Investing Psychology: The Sunk Cost Trap
Know when to let go.
Begin with the end game.
If you’ve ever met someone who insisted on persisting with something that wasn’t good for them and they knew it and they made excuses for it yet continued with it instead of doing something about it, like take big action that seems so obvious to you then you’ve come face-to-face with one of the most chronic psychological phenomena that leaves many well-intentioned victims in its wake: The Sunk Cost Trap, AKA The Concorde fallacy, referred to from here as SCaT (and we all know what scat is.) You know who I’m talking about. Is it...you? Yes, you’ve fallen for it. We all have a weakness for something, someone, or somewhere that we know just isn’t living up to expectations but you can’t help but give it another chance, because you know there’s a diamond in the rough somewhere in there despite the significant loss you’ve already incurred. Because, it’s just too painful to admit it’s a failure, right? Samson + Delilah = SCaT. That stock that should have gone gangbusters but didn’t and hasn’t and keeps dropping = SCaT. The hard working employee who sticks around for the raise/promotion they never get = SCaT. The shoulda’s, coulda’s and woulda’s = SCaT. Another way of thinking of this is: do you want it/them or do you want success? There is a big difference between the object of attention and the outcome of that object. It could be easy to say that people/investors who fall prey to SCaT just have extreme stick-to-itiveness, but the converse is also true of SCaT.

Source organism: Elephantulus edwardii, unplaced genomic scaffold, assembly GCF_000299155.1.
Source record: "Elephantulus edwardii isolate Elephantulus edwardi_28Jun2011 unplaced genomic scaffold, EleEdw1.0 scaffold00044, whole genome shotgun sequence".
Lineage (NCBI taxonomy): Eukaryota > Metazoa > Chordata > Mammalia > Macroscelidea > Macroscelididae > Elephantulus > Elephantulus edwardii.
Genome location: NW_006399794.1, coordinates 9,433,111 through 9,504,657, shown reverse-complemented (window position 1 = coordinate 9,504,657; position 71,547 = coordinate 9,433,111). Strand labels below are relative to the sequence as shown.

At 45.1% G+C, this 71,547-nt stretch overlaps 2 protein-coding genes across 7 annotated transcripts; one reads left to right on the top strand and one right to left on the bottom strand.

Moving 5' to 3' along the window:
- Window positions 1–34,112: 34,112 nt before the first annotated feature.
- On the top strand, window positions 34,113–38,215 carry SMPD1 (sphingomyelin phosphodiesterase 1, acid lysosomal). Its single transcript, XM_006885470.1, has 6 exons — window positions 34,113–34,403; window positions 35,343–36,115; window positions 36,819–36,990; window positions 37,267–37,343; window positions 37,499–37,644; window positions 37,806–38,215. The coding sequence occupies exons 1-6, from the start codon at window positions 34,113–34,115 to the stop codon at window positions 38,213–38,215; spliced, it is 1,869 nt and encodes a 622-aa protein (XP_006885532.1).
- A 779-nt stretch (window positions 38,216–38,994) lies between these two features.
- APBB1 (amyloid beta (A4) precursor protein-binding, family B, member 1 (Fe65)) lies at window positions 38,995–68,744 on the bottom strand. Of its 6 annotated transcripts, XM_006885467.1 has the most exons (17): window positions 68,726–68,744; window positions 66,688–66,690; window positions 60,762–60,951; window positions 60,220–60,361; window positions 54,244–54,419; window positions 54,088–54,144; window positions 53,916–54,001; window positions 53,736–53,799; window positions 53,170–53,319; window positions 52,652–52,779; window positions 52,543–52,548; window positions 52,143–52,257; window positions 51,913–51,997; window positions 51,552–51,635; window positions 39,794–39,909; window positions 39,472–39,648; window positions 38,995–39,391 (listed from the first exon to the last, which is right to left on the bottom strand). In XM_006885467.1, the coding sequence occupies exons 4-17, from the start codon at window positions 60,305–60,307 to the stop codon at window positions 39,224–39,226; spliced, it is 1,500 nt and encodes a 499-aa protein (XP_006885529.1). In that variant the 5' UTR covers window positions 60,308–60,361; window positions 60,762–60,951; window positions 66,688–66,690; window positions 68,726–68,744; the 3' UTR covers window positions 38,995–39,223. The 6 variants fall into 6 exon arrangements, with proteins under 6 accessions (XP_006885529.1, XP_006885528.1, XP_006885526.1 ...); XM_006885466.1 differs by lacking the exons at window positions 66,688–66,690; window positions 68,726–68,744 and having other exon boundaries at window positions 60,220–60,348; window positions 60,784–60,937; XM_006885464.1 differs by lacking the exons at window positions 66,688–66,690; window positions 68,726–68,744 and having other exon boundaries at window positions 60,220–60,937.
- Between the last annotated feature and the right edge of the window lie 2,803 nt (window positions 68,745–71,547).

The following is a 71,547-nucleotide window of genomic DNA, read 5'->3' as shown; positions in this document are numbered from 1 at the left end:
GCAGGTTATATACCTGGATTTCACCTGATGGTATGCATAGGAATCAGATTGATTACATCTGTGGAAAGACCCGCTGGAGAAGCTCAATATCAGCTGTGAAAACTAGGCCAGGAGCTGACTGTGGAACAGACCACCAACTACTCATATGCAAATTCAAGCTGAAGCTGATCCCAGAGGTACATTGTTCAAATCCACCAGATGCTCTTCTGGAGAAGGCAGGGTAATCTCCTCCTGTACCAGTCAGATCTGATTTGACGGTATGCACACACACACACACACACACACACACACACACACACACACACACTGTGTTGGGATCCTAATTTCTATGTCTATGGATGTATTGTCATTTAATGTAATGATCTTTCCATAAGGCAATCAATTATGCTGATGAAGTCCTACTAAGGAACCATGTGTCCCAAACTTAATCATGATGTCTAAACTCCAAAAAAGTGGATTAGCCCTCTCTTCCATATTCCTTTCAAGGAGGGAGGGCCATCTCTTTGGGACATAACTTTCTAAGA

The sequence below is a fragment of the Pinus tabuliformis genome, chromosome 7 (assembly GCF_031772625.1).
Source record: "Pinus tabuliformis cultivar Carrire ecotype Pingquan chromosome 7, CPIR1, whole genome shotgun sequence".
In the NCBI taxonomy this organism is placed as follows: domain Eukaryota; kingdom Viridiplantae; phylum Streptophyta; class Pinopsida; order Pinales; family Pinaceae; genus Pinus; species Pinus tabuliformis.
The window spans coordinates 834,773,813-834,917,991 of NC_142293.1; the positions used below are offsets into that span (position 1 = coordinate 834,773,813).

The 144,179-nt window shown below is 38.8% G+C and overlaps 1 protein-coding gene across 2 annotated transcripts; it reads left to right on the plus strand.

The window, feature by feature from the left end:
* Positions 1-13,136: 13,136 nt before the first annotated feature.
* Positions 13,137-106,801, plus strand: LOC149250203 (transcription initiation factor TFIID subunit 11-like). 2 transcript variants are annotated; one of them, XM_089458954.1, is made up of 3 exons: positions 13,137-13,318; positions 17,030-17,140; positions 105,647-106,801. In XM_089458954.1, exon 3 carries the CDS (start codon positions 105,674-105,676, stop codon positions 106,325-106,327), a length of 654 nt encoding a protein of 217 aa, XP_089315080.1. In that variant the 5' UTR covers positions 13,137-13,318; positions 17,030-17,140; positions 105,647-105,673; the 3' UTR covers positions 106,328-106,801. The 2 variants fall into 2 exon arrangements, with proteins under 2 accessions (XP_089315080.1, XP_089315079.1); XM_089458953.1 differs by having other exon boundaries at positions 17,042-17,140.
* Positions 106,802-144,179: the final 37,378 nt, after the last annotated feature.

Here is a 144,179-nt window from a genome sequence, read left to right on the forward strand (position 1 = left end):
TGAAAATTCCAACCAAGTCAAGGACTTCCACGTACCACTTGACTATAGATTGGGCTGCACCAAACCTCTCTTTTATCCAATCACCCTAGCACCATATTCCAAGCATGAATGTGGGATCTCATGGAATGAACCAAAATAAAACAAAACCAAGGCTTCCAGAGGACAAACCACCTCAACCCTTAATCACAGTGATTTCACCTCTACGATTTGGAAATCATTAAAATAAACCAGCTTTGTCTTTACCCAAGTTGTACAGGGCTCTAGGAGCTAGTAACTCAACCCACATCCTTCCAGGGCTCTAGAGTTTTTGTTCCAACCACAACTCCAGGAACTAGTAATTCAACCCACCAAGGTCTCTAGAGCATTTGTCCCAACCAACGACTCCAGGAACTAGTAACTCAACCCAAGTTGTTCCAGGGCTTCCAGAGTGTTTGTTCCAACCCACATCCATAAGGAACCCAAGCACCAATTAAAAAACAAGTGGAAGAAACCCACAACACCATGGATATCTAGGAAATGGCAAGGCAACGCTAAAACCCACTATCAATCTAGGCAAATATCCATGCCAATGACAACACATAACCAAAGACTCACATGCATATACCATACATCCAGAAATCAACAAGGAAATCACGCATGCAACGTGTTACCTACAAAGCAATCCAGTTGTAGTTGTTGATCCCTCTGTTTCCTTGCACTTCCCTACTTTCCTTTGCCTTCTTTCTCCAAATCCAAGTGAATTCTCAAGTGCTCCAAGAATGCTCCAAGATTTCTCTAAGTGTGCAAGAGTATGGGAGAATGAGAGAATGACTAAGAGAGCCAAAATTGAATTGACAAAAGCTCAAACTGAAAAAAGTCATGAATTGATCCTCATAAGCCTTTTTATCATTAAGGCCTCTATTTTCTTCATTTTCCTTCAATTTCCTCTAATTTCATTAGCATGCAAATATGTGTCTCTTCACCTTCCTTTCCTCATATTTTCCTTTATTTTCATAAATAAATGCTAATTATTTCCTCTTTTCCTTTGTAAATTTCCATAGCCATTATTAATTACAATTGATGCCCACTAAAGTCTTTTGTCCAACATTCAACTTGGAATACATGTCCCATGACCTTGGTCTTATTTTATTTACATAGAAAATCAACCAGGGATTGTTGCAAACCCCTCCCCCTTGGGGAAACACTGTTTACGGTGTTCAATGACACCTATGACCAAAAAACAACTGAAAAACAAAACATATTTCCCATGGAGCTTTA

SCaT: never-finishers, who looks like but are not the same as quitters or procrastinators. Procrastinators never wanted to start to begin with but did anyway. The initial enthusiasm of a procrastinator is usually fueled by need or obligation, not inspiration. SCaT never-finishers often had a great idea, or thought they had a great investment but as time proves them wrong they create excuses as to why it can’t be finished, or performing chronically poorly, as a way of avoiding the pain of the admittance of a failure. The identification of the failure with themselves is too much to bear. A failing venture is not the same as a person who is a failure. The line between objectivity and subjectivity, for the SCaT victim, is blurred. On both ends of the SCaT spectrum lies the investment one feels they have put into the disappointment that never proves otherwise and excuses for why it isn’t working out but will. But, there is a kryptonite for SCaT: end-game thinking (EGT). You may have heard people talking about “deal breakers”, which is a way of engaging in strategic EGT. Sports psychologists use EGT with athletes. The athlete can then “leave it on the field” after the game and look back with objectivity. And, finally, the investor can use EGT by accurately assessing the potential of a property and establishing milestones on a timeline that lead to the ultimate goal for the property and if/then exit-strategies along the way. Set it free.
■ BEGIN WITH THE END GAME ■